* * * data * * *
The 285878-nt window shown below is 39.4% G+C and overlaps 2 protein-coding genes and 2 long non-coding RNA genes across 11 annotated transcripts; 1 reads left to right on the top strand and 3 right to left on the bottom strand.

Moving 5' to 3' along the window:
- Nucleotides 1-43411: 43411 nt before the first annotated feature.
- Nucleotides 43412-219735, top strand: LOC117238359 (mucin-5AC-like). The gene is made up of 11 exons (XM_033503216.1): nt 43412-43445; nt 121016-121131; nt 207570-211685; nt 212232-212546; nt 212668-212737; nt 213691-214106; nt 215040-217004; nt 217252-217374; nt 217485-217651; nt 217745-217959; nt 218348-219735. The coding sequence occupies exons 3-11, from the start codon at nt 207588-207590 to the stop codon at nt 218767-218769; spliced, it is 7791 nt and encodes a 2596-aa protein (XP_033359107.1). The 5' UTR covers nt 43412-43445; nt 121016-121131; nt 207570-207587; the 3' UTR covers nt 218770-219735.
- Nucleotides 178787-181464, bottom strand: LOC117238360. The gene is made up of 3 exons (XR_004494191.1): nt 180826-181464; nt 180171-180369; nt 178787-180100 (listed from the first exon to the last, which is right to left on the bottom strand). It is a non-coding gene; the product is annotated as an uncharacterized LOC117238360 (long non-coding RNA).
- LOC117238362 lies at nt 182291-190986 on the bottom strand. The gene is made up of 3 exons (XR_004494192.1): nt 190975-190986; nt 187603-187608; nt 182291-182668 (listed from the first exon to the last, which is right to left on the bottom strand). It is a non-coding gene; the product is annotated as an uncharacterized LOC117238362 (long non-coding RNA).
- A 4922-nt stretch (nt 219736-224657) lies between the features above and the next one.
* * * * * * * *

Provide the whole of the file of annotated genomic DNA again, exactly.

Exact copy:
The 285878-nt window shown below is 39.4% G+C and overlaps 2 protein-coding genes and 2 long non-coding RNA genes across 11 annotated transcripts; 1 reads left to right on the top strand and 3 right to left on the bottom strand.

Moving 5' to 3' along the window:
- Nucleotides 1-43411: 43411 nt before the first annotated feature.
- Nucleotides 43412-219735, top strand: LOC117238359 (mucin-5AC-like). The gene is made up of 11 exons (XM_033503216.1): nt 43412-43445; nt 121016-121131; nt 207570-211685; nt 212232-212546; nt 212668-212737; nt 213691-214106; nt 215040-217004; nt 217252-217374; nt 217485-217651; nt 217745-217959; nt 218348-219735. The coding sequence occupies exons 3-11, from the start codon at nt 207588-207590 to the stop codon at nt 218767-218769; spliced, it is 7791 nt and encodes a 2596-aa protein (XP_033359107.1). The 5' UTR covers nt 43412-43445; nt 121016-121131; nt 207570-207587; the 3' UTR covers nt 218770-219735.
- Nucleotides 178787-181464, bottom strand: LOC117238360. The gene is made up of 3 exons (XR_004494191.1): nt 180826-181464; nt 180171-180369; nt 178787-180100 (listed from the first exon to the last, which is right to left on the bottom strand). It is a non-coding gene; the product is annotated as an uncharacterized LOC117238360 (long non-coding RNA).
- LOC117238362 lies at nt 182291-190986 on the bottom strand. The gene is made up of 3 exons (XR_004494192.1): nt 190975-190986; nt 187603-187608; nt 182291-182668 (listed from the first exon to the last, which is right to left on the bottom strand). It is a non-coding gene; the product is annotated as an uncharacterized LOC117238362 (long non-coding RNA).
- A 4922-nt stretch (nt 219736-224657) lies between the features above and the next one.